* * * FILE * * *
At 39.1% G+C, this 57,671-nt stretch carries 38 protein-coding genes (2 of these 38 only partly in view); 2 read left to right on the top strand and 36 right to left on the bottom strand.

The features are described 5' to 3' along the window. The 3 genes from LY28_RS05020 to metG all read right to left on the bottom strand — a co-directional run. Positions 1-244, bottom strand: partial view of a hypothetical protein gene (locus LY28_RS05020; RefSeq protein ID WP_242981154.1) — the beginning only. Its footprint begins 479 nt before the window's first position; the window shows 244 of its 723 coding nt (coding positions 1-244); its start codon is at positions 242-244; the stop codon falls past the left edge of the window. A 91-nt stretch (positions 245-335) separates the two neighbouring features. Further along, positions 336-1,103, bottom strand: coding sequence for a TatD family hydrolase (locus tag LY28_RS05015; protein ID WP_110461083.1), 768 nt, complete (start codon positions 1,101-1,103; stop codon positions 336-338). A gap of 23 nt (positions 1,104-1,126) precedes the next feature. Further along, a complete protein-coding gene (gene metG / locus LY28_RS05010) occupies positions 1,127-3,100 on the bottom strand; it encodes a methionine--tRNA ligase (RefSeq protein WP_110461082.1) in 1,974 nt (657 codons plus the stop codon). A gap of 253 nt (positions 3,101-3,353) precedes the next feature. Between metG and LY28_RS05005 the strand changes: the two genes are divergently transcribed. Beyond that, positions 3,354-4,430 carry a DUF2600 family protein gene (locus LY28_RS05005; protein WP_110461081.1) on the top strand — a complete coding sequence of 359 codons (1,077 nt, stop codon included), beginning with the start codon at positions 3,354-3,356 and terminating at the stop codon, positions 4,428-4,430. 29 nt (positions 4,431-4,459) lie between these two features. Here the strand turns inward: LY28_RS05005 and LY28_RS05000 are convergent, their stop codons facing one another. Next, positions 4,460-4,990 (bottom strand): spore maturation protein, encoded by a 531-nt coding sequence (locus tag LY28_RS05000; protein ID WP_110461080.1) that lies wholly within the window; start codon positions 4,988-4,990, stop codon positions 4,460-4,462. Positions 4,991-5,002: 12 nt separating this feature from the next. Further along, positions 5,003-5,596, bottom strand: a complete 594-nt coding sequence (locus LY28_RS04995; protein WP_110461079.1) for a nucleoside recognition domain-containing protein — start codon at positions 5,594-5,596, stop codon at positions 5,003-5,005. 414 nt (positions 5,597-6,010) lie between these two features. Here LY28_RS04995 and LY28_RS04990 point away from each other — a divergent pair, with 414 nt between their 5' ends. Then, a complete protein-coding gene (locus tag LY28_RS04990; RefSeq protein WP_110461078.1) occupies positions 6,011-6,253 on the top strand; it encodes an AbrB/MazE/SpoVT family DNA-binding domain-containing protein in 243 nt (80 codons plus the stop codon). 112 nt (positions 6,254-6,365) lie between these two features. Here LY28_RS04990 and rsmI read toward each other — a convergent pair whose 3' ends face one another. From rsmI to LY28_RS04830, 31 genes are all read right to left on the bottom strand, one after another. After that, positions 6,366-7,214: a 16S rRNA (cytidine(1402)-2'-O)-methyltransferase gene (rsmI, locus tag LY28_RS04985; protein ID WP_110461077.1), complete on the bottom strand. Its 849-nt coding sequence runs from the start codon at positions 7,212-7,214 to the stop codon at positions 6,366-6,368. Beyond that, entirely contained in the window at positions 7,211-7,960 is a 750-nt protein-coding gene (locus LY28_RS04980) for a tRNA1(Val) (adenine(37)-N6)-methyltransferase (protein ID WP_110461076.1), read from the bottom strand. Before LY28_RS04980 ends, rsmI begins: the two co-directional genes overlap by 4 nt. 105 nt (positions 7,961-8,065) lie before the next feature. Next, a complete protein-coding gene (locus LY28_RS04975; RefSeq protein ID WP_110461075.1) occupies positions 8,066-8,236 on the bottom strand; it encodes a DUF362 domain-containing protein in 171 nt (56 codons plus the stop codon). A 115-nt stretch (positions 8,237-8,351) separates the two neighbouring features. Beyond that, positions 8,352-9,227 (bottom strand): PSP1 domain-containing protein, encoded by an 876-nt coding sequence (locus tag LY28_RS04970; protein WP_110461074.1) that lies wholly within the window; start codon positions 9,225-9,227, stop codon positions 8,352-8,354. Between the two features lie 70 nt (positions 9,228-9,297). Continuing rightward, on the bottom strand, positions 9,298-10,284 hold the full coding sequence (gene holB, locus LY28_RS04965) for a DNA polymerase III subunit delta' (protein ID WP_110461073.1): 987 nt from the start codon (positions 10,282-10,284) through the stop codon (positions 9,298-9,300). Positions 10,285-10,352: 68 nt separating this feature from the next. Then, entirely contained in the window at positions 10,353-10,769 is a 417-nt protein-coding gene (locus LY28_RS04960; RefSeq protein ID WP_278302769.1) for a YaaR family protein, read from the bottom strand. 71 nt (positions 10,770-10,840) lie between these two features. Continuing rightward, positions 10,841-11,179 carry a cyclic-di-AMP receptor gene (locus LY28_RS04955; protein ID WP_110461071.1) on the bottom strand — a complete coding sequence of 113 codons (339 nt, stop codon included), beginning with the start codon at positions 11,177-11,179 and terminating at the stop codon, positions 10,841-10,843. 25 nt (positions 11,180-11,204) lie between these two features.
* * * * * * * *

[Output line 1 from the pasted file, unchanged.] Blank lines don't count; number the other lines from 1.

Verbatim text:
At 39.1% G+C, this 57,671-nt stretch carries 38 protein-coding genes (2 of these 38 only partly in view); 2 read left to right on the top strand and 36 right to left on the bottom strand.